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Old 02-28-2018, 06:28 PM
Ribera Ribera is offline
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how to impastó?!!. . .

I'm interested in the creating of select impastóed regions
in my work.
The paragon there, of course, the Old Masters: Amongst
contemporaries I fail to see the ability to create embossed-
regions in select areas with nearly such skill. For that, I've
come to the conclusion one requires another element into
the paint.
I've, of course, assayed a few of the potential alternatives,
such as a few of the impastó mediums and waxes out there,
all in vain - None of 'em've really allowed me to obtain the
impressive impastóes others have so - even in the not so
fine shapes mine musta' been in.
So I appeal to the expertise out there - Any knowledgable
about proper means to obtain what a few of the Masters
could (cold-wax medium, other things can get tossed
in?!)?
r

Last edited by Ribera : 02-28-2018 at 06:30 PM.
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Old 03-01-2018, 04:03 PM
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ronsu18 ronsu18 is offline
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Re: how to impastó?!!. . .

not an expert on painting but i've used liquin impasto in everything for five years for prolonging tube life and for overnight dry time. mix 20% in paint, mix thoroughly, then mix thoroughly again. wait 15-20min. add very, very small amounts of oms to regulate paint behaviour and stroke visibility. very little goes all the way. too much and your session is cut short when your brush dries fast into the canvas. there's a learning curve. clean palette after session if using an actual palette. wipe brushes empty continually during session and quick-clean them in preferred cleaner.

search wetcanvas for impasto to find descriptions on sculpting on canvas with different methods, for instance with white paint, then glaze over with color when happy with the shape.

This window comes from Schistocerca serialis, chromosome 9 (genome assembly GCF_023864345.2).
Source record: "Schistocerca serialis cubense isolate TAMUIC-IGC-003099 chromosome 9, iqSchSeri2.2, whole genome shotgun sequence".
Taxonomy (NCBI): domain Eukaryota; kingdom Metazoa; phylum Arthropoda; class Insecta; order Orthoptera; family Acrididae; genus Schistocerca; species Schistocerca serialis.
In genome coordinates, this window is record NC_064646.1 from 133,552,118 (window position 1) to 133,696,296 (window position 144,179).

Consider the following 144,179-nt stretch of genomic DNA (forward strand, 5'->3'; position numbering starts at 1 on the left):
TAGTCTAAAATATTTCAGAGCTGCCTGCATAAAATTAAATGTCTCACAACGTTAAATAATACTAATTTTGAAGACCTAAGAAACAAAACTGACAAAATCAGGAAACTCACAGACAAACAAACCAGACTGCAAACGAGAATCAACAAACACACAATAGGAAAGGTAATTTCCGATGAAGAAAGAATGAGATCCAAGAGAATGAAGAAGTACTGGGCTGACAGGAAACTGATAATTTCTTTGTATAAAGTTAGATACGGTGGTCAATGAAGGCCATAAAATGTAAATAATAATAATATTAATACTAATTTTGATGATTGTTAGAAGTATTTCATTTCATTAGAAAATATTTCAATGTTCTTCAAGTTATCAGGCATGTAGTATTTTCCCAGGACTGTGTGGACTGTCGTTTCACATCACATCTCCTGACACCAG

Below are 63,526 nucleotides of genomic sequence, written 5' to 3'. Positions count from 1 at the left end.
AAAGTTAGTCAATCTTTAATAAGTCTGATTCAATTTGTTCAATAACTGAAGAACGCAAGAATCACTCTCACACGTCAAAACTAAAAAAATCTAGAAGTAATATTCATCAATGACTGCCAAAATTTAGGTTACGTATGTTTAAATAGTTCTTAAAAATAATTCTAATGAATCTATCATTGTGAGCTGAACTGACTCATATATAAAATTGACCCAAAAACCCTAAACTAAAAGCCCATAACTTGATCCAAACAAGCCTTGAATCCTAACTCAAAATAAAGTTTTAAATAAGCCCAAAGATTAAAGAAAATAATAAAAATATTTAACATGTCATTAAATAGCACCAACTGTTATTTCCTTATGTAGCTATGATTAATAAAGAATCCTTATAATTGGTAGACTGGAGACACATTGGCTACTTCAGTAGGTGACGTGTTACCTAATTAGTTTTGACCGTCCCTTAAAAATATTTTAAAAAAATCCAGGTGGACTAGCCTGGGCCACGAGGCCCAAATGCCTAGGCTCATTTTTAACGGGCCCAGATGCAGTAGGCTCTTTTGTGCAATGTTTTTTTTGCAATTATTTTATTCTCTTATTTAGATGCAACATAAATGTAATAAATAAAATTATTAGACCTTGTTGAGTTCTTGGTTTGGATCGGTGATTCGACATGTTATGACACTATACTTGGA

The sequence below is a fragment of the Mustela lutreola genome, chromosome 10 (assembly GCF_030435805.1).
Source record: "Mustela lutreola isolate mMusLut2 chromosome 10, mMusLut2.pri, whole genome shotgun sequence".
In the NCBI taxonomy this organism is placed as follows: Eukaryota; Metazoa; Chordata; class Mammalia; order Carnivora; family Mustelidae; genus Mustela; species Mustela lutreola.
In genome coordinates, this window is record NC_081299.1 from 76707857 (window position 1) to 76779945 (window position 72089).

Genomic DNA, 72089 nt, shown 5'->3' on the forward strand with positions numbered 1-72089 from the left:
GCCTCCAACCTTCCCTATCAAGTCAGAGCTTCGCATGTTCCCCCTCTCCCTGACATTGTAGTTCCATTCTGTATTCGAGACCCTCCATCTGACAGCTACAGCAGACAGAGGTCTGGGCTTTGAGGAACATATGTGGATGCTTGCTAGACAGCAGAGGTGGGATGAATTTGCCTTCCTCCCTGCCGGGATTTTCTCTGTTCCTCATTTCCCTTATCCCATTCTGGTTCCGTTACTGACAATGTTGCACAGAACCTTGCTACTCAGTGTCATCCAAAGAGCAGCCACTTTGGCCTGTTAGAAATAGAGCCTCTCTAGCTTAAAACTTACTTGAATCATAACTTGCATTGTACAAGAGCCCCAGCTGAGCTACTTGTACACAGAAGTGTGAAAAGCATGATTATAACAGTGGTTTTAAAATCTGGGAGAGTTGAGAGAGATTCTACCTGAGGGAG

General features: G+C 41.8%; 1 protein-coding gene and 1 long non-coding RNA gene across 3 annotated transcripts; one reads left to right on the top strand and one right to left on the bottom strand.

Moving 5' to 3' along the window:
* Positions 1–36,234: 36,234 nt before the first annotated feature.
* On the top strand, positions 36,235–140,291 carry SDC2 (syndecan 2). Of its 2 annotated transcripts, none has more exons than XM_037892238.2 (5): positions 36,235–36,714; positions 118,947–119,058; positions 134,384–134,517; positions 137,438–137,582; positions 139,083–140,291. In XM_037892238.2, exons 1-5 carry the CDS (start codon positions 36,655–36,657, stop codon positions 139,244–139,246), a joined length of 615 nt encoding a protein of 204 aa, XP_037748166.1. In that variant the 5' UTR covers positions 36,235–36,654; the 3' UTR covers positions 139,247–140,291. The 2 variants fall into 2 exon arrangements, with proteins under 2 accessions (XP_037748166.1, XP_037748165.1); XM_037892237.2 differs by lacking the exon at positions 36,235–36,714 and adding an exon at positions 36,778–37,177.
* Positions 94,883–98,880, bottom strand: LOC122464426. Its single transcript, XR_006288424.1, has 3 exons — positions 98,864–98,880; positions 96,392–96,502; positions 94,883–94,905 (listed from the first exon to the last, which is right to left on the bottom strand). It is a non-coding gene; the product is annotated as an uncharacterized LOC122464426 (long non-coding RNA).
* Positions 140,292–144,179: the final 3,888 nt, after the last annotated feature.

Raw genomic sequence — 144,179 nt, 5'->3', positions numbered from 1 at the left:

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Old 03-02-2018, 06:48 AM
Harold Roth Harold Roth is online now
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Re: how to impastó?!!. . .

If you are talking about things in Old Masters paintings like jewelry, gold bullion, or 3D haloes, then my understanding is that those were made with gesso, not paint. I even ran across a reference to people who specialized in making 3D haloes. I think they used something like a pastry bag and stencils to apply the gesso.

If you are talking about impastos like in The Jewish Bride (which is truly incredible in closeup), from what I have read, he added chalk, ground crystal, or smalt to his paints and then glazed over it. You can tell that he sometimes was pressing the whole side end of the brush against the paint. If you like him, there's a pretty good book called "Rembrandt: The Painter At Work" that goes into his methods in detail.
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Old 03-02-2018, 05:03 PM
Ribera Ribera is offline
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how to impastó?!!. . .

Your intrigues me, Har.
From your contribution (although in my case, I admire the
impastóes in the flesh, which really pulls one's eye there), it
appears there was, in fact, a trick: It might not, in fact, have
been accomplished with paint!!
In my endeavors to achieve what they did, I feel like I've
been endeavorin' to circle da square - I figured perhaps the
W.C. forum'd answer some o' these questions.
As stated, I've procured a few means to achieve what I could,
and havin' 'em not bad, particularly in regions of not such
consequence, like the sidewalk on a landscape, but when I
really wanna knock 'em out, they appear to not cut the
mustard.
r
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Old 03-03-2018, 07:09 AM
Harold Roth Harold Roth is online now
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Re: how to impastó?!!. . .

From what I've read, for flesh, Rembrandt would build up the colors and then take a soft brush and drag it over the surface to create that peculiar texture. Then he'd put a glaze over it and wipe it off. It would remain only in the little pores and crevices.
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